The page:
Re: What does atomic_read actually do?

From: Joseph Seigh
Date: Sat Dec 18 2004 - 13:10:31 EST

On Sat, 18 Dec 2004 18:11:02 +0100, Paolo Ornati <ornati@xxxxxxxxxxxxx> wrote:

On Sat, 18 Dec 2004 11:23:37 -0500
"Joseph Seigh" <jseigh_02@xxxxxxxxxx> wrote:

It doesn't do anything that would actually guarantee that the fetch
from memory would be atomic as far as I can see, at least in the x86
version. The C standard has nothing to say about atomicity w.r.t.
multithreading or multiprocessing. Is this a gcc compiler thing? If
so, does gcc guarantee that it will fetch aligned ints with a single
instruction on all platforms or just x86? And what's with volatile
since if the C standard implies nothing about multithreading then it
follows that volatile has no meaning with respect to multithreading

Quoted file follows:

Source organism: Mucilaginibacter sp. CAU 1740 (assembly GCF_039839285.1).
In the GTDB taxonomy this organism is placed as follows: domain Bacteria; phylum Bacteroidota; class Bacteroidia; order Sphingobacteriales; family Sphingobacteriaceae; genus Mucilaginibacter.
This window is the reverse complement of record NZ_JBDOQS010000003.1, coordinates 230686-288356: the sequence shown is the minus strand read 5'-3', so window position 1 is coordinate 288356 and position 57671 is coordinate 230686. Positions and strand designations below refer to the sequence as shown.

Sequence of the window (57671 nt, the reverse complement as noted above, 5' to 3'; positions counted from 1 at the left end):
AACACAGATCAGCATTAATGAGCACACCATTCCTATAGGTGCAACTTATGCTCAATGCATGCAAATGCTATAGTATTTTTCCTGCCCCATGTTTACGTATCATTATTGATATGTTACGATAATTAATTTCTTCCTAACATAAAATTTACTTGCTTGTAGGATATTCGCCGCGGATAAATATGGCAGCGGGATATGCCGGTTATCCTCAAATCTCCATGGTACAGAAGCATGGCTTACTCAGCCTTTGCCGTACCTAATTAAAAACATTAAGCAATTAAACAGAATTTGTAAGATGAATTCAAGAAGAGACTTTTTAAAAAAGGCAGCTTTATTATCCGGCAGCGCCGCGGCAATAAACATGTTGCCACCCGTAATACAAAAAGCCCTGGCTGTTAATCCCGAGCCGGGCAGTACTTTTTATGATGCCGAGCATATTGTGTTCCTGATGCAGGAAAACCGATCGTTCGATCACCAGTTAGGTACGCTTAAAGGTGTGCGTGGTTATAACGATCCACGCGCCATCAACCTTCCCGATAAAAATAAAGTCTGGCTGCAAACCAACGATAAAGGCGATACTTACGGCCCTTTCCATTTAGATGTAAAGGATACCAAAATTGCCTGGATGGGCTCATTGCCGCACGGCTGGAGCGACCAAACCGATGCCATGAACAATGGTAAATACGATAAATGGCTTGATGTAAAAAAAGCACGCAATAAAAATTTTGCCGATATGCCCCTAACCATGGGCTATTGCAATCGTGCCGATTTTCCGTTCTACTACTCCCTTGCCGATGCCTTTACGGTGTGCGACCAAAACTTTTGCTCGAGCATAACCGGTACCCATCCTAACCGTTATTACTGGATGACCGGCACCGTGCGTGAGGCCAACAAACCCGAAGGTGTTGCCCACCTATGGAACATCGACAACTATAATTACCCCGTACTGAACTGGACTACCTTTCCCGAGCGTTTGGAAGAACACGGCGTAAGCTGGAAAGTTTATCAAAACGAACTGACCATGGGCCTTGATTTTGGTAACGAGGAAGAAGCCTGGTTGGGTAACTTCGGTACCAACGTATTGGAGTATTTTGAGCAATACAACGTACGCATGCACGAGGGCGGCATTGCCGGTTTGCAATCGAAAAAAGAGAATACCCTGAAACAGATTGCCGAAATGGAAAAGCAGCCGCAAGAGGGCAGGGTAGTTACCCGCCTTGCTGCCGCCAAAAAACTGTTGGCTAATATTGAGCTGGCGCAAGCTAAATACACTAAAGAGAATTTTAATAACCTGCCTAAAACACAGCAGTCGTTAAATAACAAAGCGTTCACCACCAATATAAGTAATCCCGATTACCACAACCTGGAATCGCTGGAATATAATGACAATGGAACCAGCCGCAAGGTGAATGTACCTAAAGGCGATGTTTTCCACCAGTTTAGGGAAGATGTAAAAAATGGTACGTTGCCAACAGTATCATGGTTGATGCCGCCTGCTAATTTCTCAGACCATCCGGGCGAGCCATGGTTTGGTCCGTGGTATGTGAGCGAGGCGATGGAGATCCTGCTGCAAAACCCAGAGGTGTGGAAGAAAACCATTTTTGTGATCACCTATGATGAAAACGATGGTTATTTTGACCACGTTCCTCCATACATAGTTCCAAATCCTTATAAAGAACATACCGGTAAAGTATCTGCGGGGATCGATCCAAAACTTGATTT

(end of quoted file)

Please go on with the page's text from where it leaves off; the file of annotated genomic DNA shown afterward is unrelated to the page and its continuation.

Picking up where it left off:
either? Also a gcc thing? Are volatile semantics well defined enough
that you can use it to make the compiler synchronize memory state as
far as it is concerned?

sig_atomic_t is only meaningful with respect to unix signals and is meaningless with
respect to threads. And sig_atomic_t isn't atomic_t anyway. And it has to useful
size, it could be in int on some platforms but only a byte on others. Signals and
threading are difficult enough as separate subjects. Combining them is insanely
difficult but that's another topic.

"The C standard leaves it implementation defined as to what constitutes a volatile access."
Plus, I'm not sure sequence points are defined in C, and IIRC, C++ can combine and/or
reorder volatile accesses between sequence points.

Joe Seigh

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